For this scene, Kidman stressed how Kubrick pushed her to go beyond a sense of control, narratively justified through the smoking of pot which made the character “irrational”: “that’s what I love about the argument, it’s completely irrational at times” (Kidman 1999). The actress also defined her laugh as an “out-of-control laugh” (Kidman 1999). Thus, Kidman’s highly corporeal and emotional acting stresses the release of the character’s rationality, which, like Bill, controlled Alice’s every move in the opening sequence. According to Kidman, Alice provokes Bill even though she loves him because she wants “something more” from their marriage (Kidman 1999). Kidman’s performance stresses the passivity of her character’s husband so that the revelation of her fantasy may be seen as a wake-up call, an attempt for Alice to breach the growing distance with Bill. Having the marijuana hidden within the medicine chest humorously underlines the therapeutic quality of Alice’s release. Cruise’s deliberately mechanical acting thus enables Kubrick to depict a character whose mind restricts his body, his emotions and the depth of his inner life, in an effort to act in control of himself. The more Bill is faced with the depths of the irrational drives that compose the self, the more his rational mind tries to take control of the situation. The resulting split triggers Bill’s passivity. From this point onward, Cruise’s underplaying of Bill is part of what gives the film its dream-like aspect: Bill seems to be sleepwalking through the narrative.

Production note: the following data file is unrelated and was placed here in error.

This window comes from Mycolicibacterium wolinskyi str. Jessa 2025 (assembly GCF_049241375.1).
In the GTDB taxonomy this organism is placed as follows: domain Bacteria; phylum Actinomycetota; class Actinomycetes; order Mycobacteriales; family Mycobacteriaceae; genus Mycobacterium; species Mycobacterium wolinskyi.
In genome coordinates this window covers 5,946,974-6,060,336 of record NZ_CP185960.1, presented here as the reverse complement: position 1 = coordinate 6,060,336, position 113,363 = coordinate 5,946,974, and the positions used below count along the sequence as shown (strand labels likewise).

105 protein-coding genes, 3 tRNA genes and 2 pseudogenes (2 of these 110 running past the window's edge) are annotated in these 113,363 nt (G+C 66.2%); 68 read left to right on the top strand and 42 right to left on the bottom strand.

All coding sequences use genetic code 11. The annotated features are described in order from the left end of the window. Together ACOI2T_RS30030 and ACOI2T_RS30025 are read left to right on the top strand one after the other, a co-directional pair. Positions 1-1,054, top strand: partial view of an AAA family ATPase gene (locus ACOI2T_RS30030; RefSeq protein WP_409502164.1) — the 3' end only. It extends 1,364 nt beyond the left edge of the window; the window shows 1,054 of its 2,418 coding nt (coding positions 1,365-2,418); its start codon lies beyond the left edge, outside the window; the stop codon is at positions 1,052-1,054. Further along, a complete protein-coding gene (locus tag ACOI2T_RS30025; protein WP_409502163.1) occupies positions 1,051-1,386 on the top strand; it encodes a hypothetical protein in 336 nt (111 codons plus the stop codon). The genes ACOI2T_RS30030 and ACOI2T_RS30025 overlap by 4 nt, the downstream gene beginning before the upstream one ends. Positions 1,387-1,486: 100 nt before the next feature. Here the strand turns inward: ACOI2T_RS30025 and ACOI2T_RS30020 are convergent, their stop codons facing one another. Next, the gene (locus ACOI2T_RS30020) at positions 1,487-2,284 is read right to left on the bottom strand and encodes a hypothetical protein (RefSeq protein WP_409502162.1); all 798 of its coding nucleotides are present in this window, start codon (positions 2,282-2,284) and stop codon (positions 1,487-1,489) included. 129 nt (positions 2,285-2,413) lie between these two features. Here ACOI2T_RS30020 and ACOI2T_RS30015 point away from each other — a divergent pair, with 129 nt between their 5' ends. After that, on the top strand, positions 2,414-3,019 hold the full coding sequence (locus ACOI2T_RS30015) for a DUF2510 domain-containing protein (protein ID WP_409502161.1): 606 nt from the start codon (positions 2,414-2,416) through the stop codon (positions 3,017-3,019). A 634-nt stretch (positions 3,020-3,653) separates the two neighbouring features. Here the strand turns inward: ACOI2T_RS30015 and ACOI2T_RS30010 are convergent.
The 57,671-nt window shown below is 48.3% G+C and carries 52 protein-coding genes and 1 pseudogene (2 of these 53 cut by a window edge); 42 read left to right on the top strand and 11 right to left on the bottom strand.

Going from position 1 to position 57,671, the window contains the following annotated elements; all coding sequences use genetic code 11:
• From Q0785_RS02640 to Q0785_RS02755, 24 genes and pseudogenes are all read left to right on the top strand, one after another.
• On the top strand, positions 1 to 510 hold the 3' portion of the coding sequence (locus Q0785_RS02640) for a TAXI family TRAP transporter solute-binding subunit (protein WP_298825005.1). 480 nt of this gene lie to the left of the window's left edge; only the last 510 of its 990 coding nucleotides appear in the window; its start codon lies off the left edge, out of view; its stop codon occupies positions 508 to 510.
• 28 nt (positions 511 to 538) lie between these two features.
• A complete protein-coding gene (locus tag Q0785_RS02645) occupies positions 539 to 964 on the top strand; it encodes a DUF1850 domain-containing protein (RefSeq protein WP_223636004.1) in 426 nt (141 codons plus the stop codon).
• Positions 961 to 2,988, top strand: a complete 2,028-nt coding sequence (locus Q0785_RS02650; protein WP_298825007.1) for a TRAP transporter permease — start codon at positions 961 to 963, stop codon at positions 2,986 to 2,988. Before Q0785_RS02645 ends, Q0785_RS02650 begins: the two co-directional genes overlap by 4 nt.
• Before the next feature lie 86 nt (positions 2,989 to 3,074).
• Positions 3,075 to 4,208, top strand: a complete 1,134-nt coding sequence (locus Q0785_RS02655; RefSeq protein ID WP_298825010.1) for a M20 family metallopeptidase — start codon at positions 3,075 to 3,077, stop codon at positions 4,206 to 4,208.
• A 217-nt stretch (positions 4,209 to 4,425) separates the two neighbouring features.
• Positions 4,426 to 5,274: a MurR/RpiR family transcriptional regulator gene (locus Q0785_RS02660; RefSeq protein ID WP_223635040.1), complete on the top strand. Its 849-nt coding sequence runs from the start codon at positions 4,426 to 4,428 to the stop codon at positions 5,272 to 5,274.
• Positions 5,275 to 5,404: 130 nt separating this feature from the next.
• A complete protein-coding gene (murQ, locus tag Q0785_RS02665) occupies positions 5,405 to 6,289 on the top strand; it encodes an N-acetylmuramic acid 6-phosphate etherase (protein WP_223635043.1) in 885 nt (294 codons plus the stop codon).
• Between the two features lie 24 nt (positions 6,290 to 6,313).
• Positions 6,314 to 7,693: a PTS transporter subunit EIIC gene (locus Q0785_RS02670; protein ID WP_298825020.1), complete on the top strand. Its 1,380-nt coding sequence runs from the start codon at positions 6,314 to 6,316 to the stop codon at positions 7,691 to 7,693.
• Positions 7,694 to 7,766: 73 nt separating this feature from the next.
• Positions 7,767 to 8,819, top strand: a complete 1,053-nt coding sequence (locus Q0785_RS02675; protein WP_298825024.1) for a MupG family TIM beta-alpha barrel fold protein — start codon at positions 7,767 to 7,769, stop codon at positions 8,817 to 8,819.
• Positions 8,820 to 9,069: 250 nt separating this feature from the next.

The abrupt cut to the next scene enhances the fact that, from now on, Bill is disconnected from his body: his black coat entirely hides him from the neck down, so that he seems to be only a floating head. Bill now wears thick black gloves that prevent him from having any direct contact with the outside world. His disconnection from the world is first of all a disconnection from his own body and from any sensual relation to the world. This highlights the gap that has just been created between Bill and his wife, as he pictures her in bed with the naval officer she was attracted to, in a series of strikingly sensual fantasy images of Alice and the officer. The rest of the film may therefore be seen as an attempt by Bill to reconnect with his body, an endeavour constantly frustrated by potential sexual relations being cut short. In attempting to reconnect with this part of himself, Bill also needs to reconnect with the world, with other human beings and, of course, particularly with his wife, whose secret inner thoughts and desire he had never suspected before her revelation. Finding a new sensual relation to the world is also about being able to live in the world, rather than living inside his brain, cut away from reality. If, as Deleuze famously wrote, Kubrick’s is “a cinema of the brain” (1985: 267), one might add that Bill’s journey is an attempt to get out of his brain and to find a new corporeal and spiritual relation to the world – although this attempt may be doomed, with the ending remaining ambiguous.